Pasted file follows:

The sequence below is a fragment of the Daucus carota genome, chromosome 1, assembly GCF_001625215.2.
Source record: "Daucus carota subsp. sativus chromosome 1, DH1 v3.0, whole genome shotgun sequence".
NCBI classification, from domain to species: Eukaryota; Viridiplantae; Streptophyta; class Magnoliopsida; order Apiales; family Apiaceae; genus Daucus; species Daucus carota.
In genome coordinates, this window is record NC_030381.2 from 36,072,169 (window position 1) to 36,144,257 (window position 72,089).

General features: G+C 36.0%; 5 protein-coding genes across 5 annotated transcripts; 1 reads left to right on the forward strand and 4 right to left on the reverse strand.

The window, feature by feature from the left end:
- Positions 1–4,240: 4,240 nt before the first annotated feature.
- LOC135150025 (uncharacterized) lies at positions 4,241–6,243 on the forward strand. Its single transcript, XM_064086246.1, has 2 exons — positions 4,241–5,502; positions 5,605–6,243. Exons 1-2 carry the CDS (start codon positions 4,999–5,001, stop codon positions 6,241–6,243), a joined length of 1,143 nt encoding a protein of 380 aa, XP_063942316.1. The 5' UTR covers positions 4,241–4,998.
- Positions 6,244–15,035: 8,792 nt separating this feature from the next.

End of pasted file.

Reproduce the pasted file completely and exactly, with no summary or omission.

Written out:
The sequence below is a fragment of the Daucus carota genome, chromosome 1, assembly GCF_001625215.2.
Source record: "Daucus carota subsp. sativus chromosome 1, DH1 v3.0, whole genome shotgun sequence".
NCBI classification, from domain to species: Eukaryota; Viridiplantae; Streptophyta; class Magnoliopsida; order Apiales; family Apiaceae; genus Daucus; species Daucus carota.
In genome coordinates, this window is record NC_030381.2 from 36,072,169 (window position 1) to 36,144,257 (window position 72,089).

General features: G+C 36.0%; 5 protein-coding genes across 5 annotated transcripts; 1 reads left to right on the forward strand and 4 right to left on the reverse strand.

The window, feature by feature from the left end:
- Positions 1–4,240: 4,240 nt before the first annotated feature.
- LOC135150025 (uncharacterized) lies at positions 4,241–6,243 on the forward strand. Its single transcript, XM_064086246.1, has 2 exons — positions 4,241–5,502; positions 5,605–6,243. Exons 1-2 carry the CDS (start codon positions 4,999–5,001, stop codon positions 6,241–6,243), a joined length of 1,143 nt encoding a protein of 380 aa, XP_063942316.1. The 5' UTR covers positions 4,241–4,998.
- Positions 6,244–15,035: 8,792 nt separating this feature from the next.